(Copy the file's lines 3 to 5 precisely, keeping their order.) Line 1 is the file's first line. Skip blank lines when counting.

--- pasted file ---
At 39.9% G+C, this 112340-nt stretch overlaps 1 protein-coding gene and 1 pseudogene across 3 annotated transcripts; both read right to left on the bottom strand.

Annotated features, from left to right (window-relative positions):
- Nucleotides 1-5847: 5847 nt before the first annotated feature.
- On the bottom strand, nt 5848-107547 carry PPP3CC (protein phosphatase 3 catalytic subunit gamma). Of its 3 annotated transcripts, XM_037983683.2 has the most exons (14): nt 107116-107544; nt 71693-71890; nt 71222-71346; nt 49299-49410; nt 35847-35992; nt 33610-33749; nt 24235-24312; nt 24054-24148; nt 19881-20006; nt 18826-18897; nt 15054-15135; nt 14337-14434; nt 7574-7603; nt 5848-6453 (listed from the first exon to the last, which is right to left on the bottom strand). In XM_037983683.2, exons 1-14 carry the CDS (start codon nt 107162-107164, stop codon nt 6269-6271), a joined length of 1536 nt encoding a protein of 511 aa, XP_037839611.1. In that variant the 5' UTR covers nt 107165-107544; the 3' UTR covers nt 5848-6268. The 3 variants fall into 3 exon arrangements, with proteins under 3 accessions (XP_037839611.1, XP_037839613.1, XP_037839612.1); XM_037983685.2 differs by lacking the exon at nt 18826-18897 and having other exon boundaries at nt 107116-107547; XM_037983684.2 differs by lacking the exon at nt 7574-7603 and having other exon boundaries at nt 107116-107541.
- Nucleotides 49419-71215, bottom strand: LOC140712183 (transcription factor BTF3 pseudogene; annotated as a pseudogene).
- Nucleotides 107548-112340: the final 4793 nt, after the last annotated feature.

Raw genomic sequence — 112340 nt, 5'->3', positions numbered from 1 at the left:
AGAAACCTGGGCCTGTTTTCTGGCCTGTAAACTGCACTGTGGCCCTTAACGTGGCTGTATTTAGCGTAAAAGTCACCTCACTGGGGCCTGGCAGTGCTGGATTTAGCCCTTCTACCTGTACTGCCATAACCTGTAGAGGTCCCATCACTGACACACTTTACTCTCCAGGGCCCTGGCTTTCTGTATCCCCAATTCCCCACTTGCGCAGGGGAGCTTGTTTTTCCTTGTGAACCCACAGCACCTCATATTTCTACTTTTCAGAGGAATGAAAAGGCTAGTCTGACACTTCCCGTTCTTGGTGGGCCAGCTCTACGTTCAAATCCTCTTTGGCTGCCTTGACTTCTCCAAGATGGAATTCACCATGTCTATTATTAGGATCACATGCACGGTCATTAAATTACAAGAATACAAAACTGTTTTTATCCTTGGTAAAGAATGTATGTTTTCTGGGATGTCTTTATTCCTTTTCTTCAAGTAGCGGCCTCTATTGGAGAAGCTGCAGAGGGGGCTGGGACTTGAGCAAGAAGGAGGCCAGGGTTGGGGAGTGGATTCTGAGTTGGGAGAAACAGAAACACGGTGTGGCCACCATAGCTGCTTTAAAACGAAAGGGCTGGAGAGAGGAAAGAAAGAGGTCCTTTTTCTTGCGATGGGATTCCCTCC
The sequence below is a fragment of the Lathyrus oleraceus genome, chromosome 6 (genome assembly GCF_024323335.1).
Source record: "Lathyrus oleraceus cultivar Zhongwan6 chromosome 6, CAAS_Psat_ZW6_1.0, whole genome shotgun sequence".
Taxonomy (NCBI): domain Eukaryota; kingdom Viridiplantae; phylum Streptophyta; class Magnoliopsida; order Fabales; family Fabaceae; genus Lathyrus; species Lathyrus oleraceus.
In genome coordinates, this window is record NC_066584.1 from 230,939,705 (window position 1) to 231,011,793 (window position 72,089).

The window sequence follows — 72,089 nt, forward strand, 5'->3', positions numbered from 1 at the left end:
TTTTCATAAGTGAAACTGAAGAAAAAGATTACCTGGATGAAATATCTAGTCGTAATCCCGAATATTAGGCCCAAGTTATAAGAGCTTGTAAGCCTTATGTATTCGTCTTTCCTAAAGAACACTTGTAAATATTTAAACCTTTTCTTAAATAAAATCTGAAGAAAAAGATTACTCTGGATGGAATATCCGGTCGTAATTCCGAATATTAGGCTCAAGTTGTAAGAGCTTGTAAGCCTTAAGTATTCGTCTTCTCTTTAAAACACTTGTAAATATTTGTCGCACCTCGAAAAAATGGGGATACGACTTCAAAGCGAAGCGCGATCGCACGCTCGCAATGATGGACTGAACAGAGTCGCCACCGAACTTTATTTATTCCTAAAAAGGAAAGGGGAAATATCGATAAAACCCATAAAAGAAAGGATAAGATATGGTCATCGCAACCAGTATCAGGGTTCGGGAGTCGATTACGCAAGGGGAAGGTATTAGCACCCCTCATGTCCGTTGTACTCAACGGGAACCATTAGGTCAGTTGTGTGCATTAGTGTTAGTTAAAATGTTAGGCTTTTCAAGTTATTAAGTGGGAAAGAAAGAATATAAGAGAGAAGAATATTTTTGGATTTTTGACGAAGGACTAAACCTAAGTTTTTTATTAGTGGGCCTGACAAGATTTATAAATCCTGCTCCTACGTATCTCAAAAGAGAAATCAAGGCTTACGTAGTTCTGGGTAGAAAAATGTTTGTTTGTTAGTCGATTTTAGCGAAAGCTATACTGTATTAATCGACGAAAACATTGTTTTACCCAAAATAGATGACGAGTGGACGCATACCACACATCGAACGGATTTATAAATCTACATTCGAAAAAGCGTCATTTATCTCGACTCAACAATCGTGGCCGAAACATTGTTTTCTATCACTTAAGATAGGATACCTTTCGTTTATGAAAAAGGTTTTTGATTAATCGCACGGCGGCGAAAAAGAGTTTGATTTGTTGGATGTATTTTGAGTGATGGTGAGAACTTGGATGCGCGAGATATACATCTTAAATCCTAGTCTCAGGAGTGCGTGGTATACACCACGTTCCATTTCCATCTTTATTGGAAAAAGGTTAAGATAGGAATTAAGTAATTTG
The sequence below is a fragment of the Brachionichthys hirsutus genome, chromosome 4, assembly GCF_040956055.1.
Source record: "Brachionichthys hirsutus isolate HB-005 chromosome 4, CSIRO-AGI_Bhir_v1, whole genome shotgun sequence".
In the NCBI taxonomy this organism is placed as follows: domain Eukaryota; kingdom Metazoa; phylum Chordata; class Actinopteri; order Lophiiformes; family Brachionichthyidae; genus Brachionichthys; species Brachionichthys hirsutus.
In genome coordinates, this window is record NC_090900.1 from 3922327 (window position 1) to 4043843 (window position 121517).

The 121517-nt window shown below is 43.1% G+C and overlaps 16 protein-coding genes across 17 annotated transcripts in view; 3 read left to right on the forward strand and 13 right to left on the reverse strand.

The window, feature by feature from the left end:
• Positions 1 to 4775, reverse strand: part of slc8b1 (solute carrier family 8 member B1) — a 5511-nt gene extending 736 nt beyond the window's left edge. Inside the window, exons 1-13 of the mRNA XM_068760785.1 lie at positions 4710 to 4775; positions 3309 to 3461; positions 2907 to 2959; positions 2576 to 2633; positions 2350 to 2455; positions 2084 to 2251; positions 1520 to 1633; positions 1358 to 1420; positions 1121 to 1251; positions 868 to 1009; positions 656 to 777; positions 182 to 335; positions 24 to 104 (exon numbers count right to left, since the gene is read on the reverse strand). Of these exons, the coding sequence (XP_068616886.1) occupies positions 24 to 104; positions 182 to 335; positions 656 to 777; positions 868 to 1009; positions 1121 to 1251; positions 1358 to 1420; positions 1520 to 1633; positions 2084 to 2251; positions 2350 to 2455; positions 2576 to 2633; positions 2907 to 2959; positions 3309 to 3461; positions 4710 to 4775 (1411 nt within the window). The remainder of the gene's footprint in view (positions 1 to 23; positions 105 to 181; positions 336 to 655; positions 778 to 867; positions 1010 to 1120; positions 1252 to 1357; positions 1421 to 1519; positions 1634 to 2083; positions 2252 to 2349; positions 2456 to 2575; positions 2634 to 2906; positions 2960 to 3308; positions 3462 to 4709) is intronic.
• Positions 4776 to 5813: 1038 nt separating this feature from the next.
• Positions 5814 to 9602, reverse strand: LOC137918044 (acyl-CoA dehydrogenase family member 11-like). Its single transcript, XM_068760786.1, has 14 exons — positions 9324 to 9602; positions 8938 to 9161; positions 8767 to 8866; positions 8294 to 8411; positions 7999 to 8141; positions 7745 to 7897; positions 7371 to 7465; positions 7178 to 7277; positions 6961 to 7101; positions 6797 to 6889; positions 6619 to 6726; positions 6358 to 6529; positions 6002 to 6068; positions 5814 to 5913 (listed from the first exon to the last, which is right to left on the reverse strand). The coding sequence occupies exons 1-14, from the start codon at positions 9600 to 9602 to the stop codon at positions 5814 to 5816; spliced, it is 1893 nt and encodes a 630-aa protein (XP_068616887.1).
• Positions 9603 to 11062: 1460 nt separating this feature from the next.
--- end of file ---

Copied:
- Nucleotides 1-5847: 5847 nt before the first annotated feature.
- On the bottom strand, nt 5848-107547 carry PPP3CC (protein phosphatase 3 catalytic subunit gamma). Of its 3 annotated transcripts, XM_037983683.2 has the most exons (14): nt 107116-107544; nt 71693-71890; nt 71222-71346; nt 49299-49410; nt 35847-35992; nt 33610-33749; nt 24235-24312; nt 24054-24148; nt 19881-20006; nt 18826-18897; nt 15054-15135; nt 14337-14434; nt 7574-7603; nt 5848-6453 (listed from the first exon to the last, which is right to left on the bottom strand). In XM_037983683.2, exons 1-14 carry the CDS (start codon nt 107162-107164, stop codon nt 6269-6271), a joined length of 1536 nt encoding a protein of 511 aa, XP_037839611.1. In that variant the 5' UTR covers nt 107165-107544; the 3' UTR covers nt 5848-6268. The 3 variants fall into 3 exon arrangements, with proteins under 3 accessions (XP_037839611.1, XP_037839613.1, XP_037839612.1); XM_037983685.2 differs by lacking the exon at nt 18826-18897 and having other exon boundaries at nt 107116-107547; XM_037983684.2 differs by lacking the exon at nt 7574-7603 and having other exon boundaries at nt 107116-107541.
- Nucleotides 49419-71215, bottom strand: LOC140712183 (transcription factor BTF3 pseudogene; annotated as a pseudogene).